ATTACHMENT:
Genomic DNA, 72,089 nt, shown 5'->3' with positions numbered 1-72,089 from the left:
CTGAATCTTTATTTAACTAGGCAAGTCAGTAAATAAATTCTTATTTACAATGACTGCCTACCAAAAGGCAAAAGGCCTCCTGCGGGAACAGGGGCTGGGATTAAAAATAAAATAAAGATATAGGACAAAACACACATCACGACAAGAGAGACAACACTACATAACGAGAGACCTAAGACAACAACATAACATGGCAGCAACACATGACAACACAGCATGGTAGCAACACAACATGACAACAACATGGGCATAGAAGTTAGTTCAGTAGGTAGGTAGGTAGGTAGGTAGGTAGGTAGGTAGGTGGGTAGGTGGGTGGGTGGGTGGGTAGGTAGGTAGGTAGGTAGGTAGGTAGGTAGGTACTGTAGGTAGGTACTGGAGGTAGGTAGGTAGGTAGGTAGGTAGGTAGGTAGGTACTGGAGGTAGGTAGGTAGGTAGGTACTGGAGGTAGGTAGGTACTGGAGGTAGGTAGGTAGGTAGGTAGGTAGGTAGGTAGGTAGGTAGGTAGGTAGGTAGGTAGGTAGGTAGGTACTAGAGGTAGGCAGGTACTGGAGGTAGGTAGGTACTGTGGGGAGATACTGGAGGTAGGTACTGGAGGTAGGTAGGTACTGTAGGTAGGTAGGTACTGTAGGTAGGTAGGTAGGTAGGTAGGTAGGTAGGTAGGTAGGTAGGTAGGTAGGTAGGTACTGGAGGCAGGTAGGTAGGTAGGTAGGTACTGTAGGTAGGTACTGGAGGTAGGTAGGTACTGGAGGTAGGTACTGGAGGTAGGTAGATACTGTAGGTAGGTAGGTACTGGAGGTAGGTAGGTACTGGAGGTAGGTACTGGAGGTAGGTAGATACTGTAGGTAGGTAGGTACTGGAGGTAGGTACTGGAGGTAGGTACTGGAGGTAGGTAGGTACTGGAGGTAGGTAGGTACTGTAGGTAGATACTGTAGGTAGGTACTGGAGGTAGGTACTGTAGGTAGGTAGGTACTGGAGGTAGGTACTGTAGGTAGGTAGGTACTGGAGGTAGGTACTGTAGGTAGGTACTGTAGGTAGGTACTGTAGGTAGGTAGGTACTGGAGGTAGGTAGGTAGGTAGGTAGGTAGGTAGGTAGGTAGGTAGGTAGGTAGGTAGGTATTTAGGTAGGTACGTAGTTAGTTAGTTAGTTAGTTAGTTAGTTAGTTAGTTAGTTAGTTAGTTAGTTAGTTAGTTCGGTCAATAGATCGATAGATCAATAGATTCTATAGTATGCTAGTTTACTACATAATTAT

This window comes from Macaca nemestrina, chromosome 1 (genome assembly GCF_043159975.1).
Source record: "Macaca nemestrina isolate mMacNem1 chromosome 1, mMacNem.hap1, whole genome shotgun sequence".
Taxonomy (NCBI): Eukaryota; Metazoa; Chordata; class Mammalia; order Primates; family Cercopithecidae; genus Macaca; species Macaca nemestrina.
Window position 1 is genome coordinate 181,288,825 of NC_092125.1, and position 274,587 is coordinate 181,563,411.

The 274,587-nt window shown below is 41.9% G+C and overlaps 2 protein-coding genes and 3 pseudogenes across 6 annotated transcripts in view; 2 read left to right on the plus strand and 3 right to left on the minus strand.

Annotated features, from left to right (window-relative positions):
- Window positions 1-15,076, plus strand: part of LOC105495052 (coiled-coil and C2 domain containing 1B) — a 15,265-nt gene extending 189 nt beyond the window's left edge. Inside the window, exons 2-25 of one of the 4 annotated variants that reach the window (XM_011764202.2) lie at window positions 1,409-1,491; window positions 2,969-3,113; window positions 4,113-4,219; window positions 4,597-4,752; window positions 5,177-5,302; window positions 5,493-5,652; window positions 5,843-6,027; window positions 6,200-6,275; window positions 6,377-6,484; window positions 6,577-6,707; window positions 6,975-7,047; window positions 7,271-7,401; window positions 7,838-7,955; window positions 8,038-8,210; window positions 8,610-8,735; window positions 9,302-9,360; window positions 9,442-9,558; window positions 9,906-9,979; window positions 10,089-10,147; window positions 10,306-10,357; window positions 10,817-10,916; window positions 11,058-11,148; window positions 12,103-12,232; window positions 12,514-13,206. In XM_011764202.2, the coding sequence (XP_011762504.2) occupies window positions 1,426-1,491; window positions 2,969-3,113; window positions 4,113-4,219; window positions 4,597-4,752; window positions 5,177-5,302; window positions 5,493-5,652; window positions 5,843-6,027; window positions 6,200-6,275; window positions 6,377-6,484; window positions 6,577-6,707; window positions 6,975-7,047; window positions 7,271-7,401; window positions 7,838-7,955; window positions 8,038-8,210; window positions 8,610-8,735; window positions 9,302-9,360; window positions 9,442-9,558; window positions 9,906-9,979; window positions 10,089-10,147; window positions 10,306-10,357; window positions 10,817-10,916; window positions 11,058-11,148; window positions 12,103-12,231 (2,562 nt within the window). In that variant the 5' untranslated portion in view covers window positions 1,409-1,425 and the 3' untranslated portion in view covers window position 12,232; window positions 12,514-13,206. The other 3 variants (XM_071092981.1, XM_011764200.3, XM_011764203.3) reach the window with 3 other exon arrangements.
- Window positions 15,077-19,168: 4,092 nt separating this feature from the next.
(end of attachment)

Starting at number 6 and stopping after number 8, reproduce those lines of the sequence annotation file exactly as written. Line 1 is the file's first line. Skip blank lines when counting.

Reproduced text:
Window position 1 is genome coordinate 181,288,825 of NC_092125.1, and position 274,587 is coordinate 181,563,411.

The 274,587-nt window shown below is 41.9% G+C and overlaps 2 protein-coding genes and 3 pseudogenes across 6 annotated transcripts in view; 2 read left to right on the plus strand and 3 right to left on the minus strand.

Annotated features, from left to right (window-relative positions):